What’s a Digital Agency To Do? The Risks of IP Violation In a Digital World

We’ve all read about the patent disputes between Apple and Samsung over technology used in their phones, and disputes over medical technology patents. But it’s not just technology companies facing these issues. Digital agencies face the risk of violating another company’s IP when developing mobile and digital applications for clients. These risks, and the ensuing litigation, have become so pronounced, that many agencies are turning down business.

Most agencies’ fears are based on client contract terms; the main term being the Indemnification Clause. This clause usually requires the agency pay all damages, attorney fees, and similar expenses the client incurs if it is sued because the agency violated someone else’s IP rights. Without some balancing of this risk, it may be impossible for an agency to ever feel comfortable that it is not putting its existence at stake if it unintentionally violates another’s IP.

7 Strategies To Reduce Your Risk


So, what is a digital agency to do? Here are some strategies the agency can employ to the risk between the agency and the client. Require the client to have intellectual property insurance coverage. This may already be part of the client’s overall insurance portfolio, but make sure it covers the specific work you’re providing. If the agency doesn’t have coverage, it should at least obtain insurance to cover the project risks (which can usually be done at a minimal cost).

  1. Require the client to have intellectual property insurance coverage. This may already be part of the client’s overall insurance portfolio, but make sure it covers the specific work you’re providing. If the agency doesn’t have coverage, it should at least obtain insurance to cover the project risks (which can usually be done at a minimal cost).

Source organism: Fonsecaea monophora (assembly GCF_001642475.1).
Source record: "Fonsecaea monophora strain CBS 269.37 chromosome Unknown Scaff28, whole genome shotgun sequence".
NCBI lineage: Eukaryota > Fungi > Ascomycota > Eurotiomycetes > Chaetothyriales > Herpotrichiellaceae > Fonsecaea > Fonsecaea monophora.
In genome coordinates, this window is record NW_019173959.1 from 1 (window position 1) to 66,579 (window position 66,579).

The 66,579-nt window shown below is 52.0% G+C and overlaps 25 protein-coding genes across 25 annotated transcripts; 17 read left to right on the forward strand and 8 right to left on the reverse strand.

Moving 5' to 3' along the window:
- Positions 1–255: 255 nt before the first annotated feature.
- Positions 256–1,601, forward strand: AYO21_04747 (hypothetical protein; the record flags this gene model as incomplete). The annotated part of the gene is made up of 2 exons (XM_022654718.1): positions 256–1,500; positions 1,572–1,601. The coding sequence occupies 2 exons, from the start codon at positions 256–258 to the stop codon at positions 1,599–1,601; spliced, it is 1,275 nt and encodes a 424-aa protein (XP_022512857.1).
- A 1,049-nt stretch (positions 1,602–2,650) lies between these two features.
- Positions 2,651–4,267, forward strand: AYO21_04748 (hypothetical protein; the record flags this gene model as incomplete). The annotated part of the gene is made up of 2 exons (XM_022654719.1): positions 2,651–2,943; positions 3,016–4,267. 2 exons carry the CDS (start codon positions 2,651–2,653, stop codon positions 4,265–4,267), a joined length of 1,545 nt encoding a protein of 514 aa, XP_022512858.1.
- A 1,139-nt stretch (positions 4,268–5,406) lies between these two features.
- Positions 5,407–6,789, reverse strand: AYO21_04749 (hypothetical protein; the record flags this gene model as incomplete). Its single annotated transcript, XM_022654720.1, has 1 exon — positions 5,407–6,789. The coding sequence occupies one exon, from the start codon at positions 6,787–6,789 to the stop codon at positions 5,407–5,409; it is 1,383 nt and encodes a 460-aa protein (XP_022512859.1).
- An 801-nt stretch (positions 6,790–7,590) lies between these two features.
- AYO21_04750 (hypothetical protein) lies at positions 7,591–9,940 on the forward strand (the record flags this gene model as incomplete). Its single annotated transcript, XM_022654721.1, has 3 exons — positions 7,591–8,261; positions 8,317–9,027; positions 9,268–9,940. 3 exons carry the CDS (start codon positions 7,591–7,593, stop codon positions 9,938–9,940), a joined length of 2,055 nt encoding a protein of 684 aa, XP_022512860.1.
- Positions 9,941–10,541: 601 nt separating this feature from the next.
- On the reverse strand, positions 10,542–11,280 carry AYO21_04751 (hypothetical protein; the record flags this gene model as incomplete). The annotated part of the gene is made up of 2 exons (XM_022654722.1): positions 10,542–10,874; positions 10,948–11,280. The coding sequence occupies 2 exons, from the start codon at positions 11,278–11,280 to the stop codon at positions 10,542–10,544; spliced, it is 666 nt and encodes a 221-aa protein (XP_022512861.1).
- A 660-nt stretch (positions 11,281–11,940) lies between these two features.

2. Put a cap on damages the client can recover from you and limit the type of damages that can be recovered. The maximum might be the amount the client pays the agency and you might exclude punitive or consequential damages.
  3. Limit the time period in which the client can recover against you. Yes, this might be dependent on when they are sued by the IP owner, but there should always be an expiration period.
  4. Only be required to comply with reasonable patent, trademark and copyright searches (maybe only at the state and federal levels) as part of your own due diligence. Once this is met, your damages should be limited or even eliminated. There are just too many types of IP (many unregistered) for you to be absolutely 100% sure your search uncovers all possible IP you could be violating.
  5. Exclude any claims for damages resulting by lawsuits from a “patent troll”.
  6. Make sure you have the right to defend any claim filed against your client. This way, you can manage the litigation process (and scope of potential damages).
  7. Exclude claims resulting from a client using the IP differently from the purpose for which the IP was developed, or from the contract terms.

Lessons Learned

With the ever increasing pace of technological development, patent lawsuits are here to stay. Proposed legislation would limit the rights of patent trolls, but true operating companies could still make claims against digital agencies. Like many industry risks, digital agencies will have to use business and legal strategies to manage IP violations risks.